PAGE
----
New Visual Studio Magazine Column Debuts: Modern C++
I'm excited to announce the refresh of a previous column, which is under new management and a new name. Those of you who still work in the native code world will be delighted to know that today marks the debut of a new C++ column: Modern C++.
Modern C++ replaces the former "New Age C++" column, which ran for a little more than a year, and was written by former Microsoftie Diego Dagum. Diego moved on to new ventures, but he built up a readership that looked forward to his monthly installments on coding in the "old" language of C++.
For those who don't know (and as Diego pointed out often), C++ has been regularly updated and tuned to work better than ever, doing away with much that didn't work, and simplifying the language. The latest version is C++ 11, and it's quite different than than it was even five years ago. To give just one example: memory management has been greatly improved through the use of smart pointers.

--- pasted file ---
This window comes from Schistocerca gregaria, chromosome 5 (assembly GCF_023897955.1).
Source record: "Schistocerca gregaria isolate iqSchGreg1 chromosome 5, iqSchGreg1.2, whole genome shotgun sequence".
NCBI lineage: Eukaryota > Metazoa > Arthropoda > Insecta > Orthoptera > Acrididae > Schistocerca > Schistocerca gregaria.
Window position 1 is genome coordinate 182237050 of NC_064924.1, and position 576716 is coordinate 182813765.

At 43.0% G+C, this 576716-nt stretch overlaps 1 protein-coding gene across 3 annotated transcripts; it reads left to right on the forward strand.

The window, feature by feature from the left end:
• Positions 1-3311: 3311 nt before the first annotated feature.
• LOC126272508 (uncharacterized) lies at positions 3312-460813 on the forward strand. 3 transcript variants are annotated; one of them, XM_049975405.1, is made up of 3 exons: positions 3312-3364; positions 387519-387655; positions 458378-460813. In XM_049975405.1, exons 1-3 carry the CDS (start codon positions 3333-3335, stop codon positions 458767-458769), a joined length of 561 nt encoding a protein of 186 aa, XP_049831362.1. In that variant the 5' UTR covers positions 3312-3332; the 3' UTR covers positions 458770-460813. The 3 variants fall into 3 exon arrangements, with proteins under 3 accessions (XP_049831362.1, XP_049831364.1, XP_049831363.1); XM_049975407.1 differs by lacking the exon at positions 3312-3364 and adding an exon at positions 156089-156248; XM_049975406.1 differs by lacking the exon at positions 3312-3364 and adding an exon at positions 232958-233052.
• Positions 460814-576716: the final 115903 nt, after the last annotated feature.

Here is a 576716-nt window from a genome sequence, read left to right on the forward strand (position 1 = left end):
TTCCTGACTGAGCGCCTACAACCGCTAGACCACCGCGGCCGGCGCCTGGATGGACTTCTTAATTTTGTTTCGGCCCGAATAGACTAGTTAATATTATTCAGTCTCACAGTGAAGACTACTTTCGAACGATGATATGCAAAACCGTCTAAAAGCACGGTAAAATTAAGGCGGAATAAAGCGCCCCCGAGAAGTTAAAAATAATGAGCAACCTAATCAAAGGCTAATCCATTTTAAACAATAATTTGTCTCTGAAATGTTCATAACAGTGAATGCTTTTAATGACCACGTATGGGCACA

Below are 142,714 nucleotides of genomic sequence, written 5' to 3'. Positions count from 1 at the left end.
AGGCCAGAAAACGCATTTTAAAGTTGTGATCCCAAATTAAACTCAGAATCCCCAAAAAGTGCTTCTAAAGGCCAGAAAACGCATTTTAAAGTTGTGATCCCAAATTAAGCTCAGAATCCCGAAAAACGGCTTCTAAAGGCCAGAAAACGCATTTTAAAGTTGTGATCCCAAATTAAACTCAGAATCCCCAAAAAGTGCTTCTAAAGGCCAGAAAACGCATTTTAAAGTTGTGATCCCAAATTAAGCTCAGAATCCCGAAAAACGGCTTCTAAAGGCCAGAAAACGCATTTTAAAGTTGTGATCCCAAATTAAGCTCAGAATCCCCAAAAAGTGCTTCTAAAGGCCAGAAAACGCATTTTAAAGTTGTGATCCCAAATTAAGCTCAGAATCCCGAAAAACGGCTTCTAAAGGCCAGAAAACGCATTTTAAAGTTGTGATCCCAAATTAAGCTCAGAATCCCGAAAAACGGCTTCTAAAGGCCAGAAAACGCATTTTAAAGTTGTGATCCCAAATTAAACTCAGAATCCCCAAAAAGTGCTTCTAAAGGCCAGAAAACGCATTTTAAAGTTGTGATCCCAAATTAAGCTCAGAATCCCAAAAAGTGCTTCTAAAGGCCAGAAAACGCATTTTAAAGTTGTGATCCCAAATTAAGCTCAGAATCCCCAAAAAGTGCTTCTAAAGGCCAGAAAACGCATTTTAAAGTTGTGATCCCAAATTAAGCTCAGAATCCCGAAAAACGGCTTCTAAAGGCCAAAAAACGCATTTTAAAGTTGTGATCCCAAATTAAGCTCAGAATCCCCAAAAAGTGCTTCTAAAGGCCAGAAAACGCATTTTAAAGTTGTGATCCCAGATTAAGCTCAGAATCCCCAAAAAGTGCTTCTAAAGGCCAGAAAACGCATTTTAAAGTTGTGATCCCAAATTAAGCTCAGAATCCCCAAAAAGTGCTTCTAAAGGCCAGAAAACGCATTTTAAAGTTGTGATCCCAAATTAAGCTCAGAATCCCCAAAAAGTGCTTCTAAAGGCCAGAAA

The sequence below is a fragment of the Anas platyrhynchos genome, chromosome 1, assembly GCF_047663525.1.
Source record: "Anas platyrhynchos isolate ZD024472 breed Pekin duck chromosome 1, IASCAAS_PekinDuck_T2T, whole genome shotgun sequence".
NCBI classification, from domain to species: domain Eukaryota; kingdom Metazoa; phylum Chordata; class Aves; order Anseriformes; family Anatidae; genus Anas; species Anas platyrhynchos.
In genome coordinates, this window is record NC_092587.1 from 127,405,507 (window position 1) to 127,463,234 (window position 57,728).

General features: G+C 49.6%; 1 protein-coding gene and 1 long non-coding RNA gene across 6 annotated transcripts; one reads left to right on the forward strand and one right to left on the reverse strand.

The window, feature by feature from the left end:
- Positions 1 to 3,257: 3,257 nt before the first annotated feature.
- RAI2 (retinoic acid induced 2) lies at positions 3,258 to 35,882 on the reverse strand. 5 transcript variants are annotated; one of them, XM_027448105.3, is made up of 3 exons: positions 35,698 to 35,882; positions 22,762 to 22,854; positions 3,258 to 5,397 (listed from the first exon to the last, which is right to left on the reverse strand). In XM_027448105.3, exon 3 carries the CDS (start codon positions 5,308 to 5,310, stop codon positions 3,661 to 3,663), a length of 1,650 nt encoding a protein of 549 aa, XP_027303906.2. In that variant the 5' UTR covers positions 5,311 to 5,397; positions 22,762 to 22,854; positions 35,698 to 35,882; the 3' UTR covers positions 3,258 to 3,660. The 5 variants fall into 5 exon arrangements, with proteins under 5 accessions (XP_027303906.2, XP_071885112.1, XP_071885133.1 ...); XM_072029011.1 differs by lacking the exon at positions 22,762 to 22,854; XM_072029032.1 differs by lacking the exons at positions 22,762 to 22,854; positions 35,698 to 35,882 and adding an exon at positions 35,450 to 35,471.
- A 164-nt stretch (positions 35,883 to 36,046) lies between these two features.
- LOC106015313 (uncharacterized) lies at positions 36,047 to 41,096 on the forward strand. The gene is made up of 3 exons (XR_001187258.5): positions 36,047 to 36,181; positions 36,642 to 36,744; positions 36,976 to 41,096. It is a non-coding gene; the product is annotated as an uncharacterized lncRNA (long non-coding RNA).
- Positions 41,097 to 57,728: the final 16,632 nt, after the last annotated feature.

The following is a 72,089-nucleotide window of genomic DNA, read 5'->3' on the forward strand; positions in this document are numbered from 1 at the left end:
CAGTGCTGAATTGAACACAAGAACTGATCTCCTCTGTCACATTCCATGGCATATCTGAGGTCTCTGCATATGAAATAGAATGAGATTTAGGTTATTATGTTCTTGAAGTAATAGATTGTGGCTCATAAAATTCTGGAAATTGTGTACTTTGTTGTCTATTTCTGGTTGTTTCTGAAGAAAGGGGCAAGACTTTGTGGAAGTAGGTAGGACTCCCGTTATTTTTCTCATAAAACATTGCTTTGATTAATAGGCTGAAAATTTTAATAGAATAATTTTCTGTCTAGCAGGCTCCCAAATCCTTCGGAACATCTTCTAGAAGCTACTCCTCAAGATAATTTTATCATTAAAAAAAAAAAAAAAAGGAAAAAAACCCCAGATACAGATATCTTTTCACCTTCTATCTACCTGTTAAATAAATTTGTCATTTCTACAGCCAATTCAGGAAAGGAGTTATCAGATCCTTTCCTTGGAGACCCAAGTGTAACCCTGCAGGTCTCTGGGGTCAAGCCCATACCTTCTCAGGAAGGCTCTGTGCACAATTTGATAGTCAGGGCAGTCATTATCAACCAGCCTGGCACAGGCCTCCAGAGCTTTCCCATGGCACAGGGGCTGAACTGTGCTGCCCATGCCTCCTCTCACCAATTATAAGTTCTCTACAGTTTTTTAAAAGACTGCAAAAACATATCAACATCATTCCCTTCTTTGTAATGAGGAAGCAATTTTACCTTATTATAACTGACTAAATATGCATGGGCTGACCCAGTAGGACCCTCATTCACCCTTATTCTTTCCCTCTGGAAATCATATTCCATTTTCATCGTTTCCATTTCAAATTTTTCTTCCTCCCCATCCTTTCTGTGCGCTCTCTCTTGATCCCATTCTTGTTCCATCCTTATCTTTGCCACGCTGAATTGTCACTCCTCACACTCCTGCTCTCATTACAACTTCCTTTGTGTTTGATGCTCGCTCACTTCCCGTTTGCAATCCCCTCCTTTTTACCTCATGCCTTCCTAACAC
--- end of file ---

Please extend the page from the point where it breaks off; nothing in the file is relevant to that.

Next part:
When I went looking for a new writer to take over the column, I turned to a former columnist of mine, back in the days when I worked for MSDN Magazine: Kenny Kerr. Kenny's a veteran C++ developer, and a terrific writer. I've been working as an editor in the IT world for many years now, and let me tell you: it's exceptionally difficult to find developers who are also great writers. Writing about development isn't an easy thing, and few have mastered the art. Kenny is one of those few.
That's why I turned to him; I was hoping he'd have some recommendations for me. When he suggested that he might want to tackle the new column himself, I was ecstatic: it's not that often you get your first choice.
Kenny has a passion for using C++ to develop Windows apps, and that's what he'll be doing (for the most part) in this column. His initial offering, for example, covers Windows' native spell-checking API for C++ developers. What, you didn't know that Windows had a spell-checking API for C++? That's why you need to read this column.
Modern C++ will appear monthly, and I think you'll find it a fabulous resource for helping you develop in this new, "old" language. Please join me in wishing Kenny a warm hello.
Posted by Keith Ward on 08/06/2013 at 9:02 AM